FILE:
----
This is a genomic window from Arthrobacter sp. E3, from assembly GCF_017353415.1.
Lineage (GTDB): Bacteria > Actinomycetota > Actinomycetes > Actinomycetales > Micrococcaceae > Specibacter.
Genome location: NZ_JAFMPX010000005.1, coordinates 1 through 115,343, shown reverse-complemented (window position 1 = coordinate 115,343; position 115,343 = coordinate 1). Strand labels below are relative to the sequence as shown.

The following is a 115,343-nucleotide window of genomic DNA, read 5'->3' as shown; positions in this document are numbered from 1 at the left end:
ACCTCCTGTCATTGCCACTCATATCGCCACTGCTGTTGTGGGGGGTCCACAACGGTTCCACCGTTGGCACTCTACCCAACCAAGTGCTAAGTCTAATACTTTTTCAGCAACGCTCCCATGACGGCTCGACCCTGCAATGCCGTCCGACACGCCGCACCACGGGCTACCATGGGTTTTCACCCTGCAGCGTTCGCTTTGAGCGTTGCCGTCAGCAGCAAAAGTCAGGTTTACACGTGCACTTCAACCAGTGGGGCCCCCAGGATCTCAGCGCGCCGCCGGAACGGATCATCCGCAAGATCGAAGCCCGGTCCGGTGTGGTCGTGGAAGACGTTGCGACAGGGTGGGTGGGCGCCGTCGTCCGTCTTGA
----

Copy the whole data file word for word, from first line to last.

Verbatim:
This is a genomic window from Arthrobacter sp. E3, from assembly GCF_017353415.1.
Lineage (GTDB): Bacteria > Actinomycetota > Actinomycetes > Actinomycetales > Micrococcaceae > Specibacter.
Genome location: NZ_JAFMPX010000005.1, coordinates 1 through 115,343, shown reverse-complemented (window position 1 = coordinate 115,343; position 115,343 = coordinate 1). Strand labels below are relative to the sequence as shown.

The following is a 115,343-nucleotide window of genomic DNA, read 5'->3' as shown; positions in this document are numbered from 1 at the left end:
ACCTCCTGTCATTGCCACTCATATCGCCACTGCTGTTGTGGGGGGTCCACAACGGTTCCACCGTTGGCACTCTACCCAACCAAGTGCTAAGTCTAATACTTTTTCAGCAACGCTCCCATGACGGCTCGACCCTGCAATGCCGTCCGACACGCCGCACCACGGGCTACCATGGGTTTTCACCCTGCAGCGTTCGCTTTGAGCGTTGCCGTCAGCAGCAAAAGTCAGGTTTACACGTGCACTTCAACCAGTGGGGCCCCCAGGATCTCAGCGCGCCGCCGGAACGGATCATCCGCAAGATCGAAGCCCGGTCCGGTGTGGTCGTGGAAGACGTTGCGACAGGGTGGGTGGGCGCCGTCGTCCGTCTTGA